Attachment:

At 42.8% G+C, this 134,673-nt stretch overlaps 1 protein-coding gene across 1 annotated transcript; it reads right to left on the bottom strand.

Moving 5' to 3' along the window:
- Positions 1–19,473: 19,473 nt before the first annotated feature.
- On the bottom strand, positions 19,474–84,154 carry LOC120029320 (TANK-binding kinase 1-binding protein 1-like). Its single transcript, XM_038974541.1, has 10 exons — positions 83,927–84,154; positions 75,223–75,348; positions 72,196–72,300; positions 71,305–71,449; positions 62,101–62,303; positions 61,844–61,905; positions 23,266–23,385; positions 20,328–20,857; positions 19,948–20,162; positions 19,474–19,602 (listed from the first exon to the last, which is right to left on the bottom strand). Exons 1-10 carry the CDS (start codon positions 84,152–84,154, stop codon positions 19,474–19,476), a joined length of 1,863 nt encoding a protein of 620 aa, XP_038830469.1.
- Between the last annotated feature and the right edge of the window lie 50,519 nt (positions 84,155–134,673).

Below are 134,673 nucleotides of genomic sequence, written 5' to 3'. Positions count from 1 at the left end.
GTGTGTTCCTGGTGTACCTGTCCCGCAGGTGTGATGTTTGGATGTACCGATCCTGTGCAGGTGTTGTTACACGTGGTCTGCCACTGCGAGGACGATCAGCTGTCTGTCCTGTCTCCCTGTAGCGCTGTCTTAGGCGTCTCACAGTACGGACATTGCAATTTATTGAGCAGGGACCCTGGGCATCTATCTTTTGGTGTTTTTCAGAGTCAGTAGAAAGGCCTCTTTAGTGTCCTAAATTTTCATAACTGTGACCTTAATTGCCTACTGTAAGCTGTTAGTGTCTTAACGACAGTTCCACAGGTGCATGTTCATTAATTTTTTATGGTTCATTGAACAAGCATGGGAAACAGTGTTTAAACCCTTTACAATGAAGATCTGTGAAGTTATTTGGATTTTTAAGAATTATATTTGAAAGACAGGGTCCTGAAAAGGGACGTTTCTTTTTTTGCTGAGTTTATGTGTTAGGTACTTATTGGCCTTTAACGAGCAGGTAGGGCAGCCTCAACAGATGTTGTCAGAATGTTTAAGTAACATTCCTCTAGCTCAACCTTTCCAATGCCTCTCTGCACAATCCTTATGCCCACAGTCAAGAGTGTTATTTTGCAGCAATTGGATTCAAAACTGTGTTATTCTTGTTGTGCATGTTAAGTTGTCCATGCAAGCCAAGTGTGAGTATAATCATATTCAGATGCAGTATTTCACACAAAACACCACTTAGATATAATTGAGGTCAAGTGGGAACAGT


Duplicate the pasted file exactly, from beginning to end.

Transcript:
At 42.8% G+C, this 134,673-nt stretch overlaps 1 protein-coding gene across 1 annotated transcript; it reads right to left on the bottom strand.

Moving 5' to 3' along the window:
- Positions 1–19,473: 19,473 nt before the first annotated feature.
- On the bottom strand, positions 19,474–84,154 carry LOC120029320 (TANK-binding kinase 1-binding protein 1-like). Its single transcript, XM_038974541.1, has 10 exons — positions 83,927–84,154; positions 75,223–75,348; positions 72,196–72,300; positions 71,305–71,449; positions 62,101–62,303; positions 61,844–61,905; positions 23,266–23,385; positions 20,328–20,857; positions 19,948–20,162; positions 19,474–19,602 (listed from the first exon to the last, which is right to left on the bottom strand). Exons 1-10 carry the CDS (start codon positions 84,152–84,154, stop codon positions 19,474–19,476), a joined length of 1,863 nt encoding a protein of 620 aa, XP_038830469.1.
- Between the last annotated feature and the right edge of the window lie 50,519 nt (positions 84,155–134,673).

Below are 134,673 nucleotides of genomic sequence, written 5' to 3'. Positions count from 1 at the left end.
GTGTGTTCCTGGTGTACCTGTCCCGCAGGTGTGATGTTTGGATGTACCGATCCTGTGCAGGTGTTGTTACACGTGGTCTGCCACTGCGAGGACGATCAGCTGTCTGTCCTGTCTCCCTGTAGCGCTGTCTTAGGCGTCTCACAGTACGGACATTGCAATTTATTGAGCAGGGACCCTGGGCATCTATCTTTTGGTGTTTTTCAGAGTCAGTAGAAAGGCCTCTTTAGTGTCCTAAATTTTCATAACTGTGACCTTAATTGCCTACTGTAAGCTGTTAGTGTCTTAACGACAGTTCCACAGGTGCATGTTCATTAATTTTTTATGGTTCATTGAACAAGCATGGGAAACAGTGTTTAAACCCTTTACAATGAAGATCTGTGAAGTTATTTGGATTTTTAAGAATTATATTTGAAAGACAGGGTCCTGAAAAGGGACGTTTCTTTTTTTGCTGAGTTTATGTGTTAGGTACTTATTGGCCTTTAACGAGCAGGTAGGGCAGCCTCAACAGATGTTGTCAGAATGTTTAAGTAACATTCCTCTAGCTCAACCTTTCCAATGCCTCTCTGCACAATCCTTATGCCCACAGTCAAGAGTGTTATTTTGCAGCAATTGGATTCAAAACTGTGTTATTCTTGTTGTGCATGTTAAGTTGTCCATGCAAGCCAAGTGTGAGTATAATCATATTCAGATGCAGTATTTCACACAAAACACCACTTAGATATAATTGAGGTCAAGTGGGAACAGT